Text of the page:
More than two years ago, Ludwig Skoanek, Nicholas Volk and Francesco Wiedemann looked at scooter services, ride-hailing apps, public transit, and car-sharing options available in most urban centers in the United States. market.
Consumers who did not want to drive a car, but needed one for a few days or weeks, had two options: a car rental center, possibly at an airport or outside the city center, or on a car-sharing platform go . The three friends – all German immigrants whose paths crossed into San Francisco – decided to pool their collective expertise from BMW, McKinsey and Uber without having to occupy their own expensive business and maintain a new one. Built the kind of car rental experience. Fleet.
Kyte created a fleet-logistics platform that allows consumers to rent vehicles through its app or website. The vehicles, which are located throughout the city center, are delivered by gig economy workers at the renters’ homes. Kyte also handles the pickup and takes the vehicle back at no extra charge.
“We still believe people want a car outside their door, so we thought why not put it right there,” Schonack said in a recent interview.
Kyte is with car rental firms and other companies that manage the fleet, allowing the startup to focus on consumers and technology.
The startup, which launched in late 2018 and operates in Boston, Los Angeles and San Francisco, has attracted the attention of investors’ capital. The startup said it raised $ 9 million in funding on Tuesday DN Capital and Emplo VC. Several individual investors from the mobility industry also attended, including former Uber executives Ed Baker, Jog Heilig, Josh Mohler and William Barnes, as well as Lime co-founders Toby Sun and Kayak and Travelocity co-founder Terry Jones.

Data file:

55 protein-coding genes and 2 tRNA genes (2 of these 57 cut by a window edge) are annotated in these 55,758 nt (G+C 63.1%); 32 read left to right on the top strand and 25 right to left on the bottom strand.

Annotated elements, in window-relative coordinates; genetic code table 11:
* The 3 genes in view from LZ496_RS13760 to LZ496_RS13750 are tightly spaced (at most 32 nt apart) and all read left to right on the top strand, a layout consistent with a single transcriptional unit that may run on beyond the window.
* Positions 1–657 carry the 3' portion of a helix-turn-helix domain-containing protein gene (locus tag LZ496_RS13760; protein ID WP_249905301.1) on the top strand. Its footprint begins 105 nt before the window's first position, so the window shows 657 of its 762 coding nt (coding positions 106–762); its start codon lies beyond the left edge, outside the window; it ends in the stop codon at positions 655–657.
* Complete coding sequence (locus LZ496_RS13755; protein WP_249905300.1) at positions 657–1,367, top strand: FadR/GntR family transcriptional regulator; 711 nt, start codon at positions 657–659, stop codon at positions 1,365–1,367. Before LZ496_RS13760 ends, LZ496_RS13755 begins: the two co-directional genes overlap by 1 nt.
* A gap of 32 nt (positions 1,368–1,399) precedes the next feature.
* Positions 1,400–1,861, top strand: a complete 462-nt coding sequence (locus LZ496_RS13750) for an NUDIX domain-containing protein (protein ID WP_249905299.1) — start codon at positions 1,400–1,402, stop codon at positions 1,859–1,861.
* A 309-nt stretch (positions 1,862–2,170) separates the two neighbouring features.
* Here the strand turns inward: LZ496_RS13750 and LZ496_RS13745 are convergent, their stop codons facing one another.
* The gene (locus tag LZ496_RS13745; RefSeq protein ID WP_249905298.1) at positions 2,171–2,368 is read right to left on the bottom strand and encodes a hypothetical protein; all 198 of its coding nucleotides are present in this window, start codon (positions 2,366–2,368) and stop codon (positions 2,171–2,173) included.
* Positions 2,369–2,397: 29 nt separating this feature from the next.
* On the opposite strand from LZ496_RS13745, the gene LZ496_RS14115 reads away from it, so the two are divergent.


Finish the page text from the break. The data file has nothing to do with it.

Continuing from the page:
Already funds are being raised to help drive Kyte’s expansion into markets starting with Washington, DC
Kyte’s founders did not disclose its revenue, except to say that it was generating a “solid six-figure” amount of monthly revenue. Skonike said that Kyte’s monthly revenue has increased 400% since March as more consumers turned to cars during the COVID-19 epidemic.
“Even before COVID was on the horizon, it was clear that we needed to change the way we interact with cars,” Shonek said. Consumers are more willing to try alternatives like kites to travel because COVID-19 has shut down many from air travel.
Despite this rapid growth, Shonek said that more than half of Kyte’s bookings come from recurring users.
Kyte has also found its customers – which Shonec would only describe as the nation’s largest rental car companies – are willing and enthusiastic participants as it helps bring vehicles into customers’ hands. Rental car companies have been hit hard by COVID-19, as airports operate in large numbers. These companies were left with depreciable assets worth millions of dollars that were not producing any revenue.
Of DN Capital Co-founder and managing director Steve Schlenker believes Kyte will be a key building block for the future of mobility.
“The epidemic has accelerated the transformation of cities and consumer behavior in relation to transportation,” Schlenker said. “Kyte’s unique operating layer facilitates this change by providing a level of service and convenience that other solutions fail to meet.”